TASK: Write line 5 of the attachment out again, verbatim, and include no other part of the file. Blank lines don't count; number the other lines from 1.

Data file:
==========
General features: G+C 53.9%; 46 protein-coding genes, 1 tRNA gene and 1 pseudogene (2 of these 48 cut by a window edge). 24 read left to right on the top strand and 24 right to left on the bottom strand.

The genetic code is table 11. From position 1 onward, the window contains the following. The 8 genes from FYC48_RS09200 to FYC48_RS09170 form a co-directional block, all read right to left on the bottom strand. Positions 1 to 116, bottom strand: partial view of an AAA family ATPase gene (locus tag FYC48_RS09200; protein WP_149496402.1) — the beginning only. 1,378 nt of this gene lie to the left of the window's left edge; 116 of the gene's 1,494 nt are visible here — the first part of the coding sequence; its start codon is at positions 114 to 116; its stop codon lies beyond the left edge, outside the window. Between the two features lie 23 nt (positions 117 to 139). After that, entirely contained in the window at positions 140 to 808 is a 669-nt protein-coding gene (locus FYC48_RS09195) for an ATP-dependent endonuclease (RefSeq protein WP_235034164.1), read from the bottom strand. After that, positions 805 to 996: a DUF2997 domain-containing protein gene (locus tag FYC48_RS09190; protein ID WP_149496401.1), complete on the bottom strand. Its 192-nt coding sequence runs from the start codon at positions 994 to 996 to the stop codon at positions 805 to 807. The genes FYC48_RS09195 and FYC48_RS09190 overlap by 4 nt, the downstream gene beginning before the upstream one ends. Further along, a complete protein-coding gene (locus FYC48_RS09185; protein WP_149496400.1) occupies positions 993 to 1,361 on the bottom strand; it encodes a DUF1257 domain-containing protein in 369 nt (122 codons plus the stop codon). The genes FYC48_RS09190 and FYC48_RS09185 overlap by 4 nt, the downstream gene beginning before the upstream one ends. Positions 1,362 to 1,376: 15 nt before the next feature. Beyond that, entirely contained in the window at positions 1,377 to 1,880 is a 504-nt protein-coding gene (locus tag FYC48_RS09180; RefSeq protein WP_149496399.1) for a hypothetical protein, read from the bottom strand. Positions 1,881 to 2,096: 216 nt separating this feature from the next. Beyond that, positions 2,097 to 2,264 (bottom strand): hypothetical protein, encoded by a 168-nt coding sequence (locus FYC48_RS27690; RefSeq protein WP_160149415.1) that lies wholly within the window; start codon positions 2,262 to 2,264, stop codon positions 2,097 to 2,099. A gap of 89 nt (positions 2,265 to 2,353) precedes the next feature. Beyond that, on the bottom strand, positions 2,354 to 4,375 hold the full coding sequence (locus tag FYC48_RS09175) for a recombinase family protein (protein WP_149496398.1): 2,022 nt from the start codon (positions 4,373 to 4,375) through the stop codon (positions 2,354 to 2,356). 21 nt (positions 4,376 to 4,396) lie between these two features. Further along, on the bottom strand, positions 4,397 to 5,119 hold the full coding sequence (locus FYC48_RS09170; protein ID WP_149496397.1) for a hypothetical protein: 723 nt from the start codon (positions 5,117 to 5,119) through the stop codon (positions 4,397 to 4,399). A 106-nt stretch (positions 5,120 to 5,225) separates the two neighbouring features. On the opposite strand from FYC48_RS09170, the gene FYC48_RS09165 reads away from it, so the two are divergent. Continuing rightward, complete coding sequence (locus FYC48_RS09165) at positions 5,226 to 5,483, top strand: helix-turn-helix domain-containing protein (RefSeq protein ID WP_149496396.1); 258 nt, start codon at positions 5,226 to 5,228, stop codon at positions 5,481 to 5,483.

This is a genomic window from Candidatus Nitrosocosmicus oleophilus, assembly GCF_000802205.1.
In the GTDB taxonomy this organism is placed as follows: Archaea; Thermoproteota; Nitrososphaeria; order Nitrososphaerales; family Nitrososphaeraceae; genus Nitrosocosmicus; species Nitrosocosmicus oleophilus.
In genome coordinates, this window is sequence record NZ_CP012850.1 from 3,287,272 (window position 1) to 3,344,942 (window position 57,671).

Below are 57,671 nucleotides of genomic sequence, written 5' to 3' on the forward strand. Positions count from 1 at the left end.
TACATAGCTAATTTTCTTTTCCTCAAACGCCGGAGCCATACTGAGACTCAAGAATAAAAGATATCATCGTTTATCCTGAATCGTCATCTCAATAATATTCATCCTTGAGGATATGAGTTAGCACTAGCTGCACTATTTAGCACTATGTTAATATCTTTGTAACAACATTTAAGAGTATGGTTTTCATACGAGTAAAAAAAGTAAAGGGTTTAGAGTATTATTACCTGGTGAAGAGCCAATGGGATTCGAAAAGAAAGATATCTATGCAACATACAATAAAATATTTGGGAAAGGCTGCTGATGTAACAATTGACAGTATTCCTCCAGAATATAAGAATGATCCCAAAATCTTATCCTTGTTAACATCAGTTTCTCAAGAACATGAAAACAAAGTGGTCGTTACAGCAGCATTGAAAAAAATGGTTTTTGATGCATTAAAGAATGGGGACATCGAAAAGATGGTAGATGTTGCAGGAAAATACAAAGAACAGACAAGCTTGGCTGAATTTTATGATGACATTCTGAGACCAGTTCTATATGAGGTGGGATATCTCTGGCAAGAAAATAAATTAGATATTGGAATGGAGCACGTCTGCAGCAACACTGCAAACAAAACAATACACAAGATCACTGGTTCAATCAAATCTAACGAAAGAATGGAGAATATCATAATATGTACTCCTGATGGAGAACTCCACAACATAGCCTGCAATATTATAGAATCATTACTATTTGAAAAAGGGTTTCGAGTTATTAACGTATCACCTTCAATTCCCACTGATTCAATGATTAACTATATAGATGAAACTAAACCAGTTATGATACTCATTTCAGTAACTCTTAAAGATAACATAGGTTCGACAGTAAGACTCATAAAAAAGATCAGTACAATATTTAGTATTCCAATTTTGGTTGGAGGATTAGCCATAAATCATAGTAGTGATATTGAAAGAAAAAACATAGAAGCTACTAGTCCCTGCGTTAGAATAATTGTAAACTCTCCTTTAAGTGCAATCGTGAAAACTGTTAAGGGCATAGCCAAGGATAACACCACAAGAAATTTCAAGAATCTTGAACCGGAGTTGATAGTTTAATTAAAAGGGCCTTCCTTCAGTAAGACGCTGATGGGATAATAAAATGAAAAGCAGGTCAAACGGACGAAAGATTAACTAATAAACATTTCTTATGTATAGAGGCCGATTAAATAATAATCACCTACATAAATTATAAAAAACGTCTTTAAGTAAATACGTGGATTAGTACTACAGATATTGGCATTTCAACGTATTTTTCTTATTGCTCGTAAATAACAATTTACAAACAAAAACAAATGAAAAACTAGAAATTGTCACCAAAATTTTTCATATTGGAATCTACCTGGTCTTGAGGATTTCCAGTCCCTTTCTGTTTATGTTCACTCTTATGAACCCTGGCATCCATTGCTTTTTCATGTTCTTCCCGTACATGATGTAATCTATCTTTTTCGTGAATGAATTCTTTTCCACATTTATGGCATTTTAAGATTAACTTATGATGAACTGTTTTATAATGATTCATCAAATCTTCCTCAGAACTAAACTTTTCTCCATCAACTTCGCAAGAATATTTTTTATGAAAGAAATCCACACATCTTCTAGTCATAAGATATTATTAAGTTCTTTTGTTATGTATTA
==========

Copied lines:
In genome coordinates, this window is sequence record NZ_CP012850.1 from 3,287,272 (window position 1) to 3,344,942 (window position 57,671).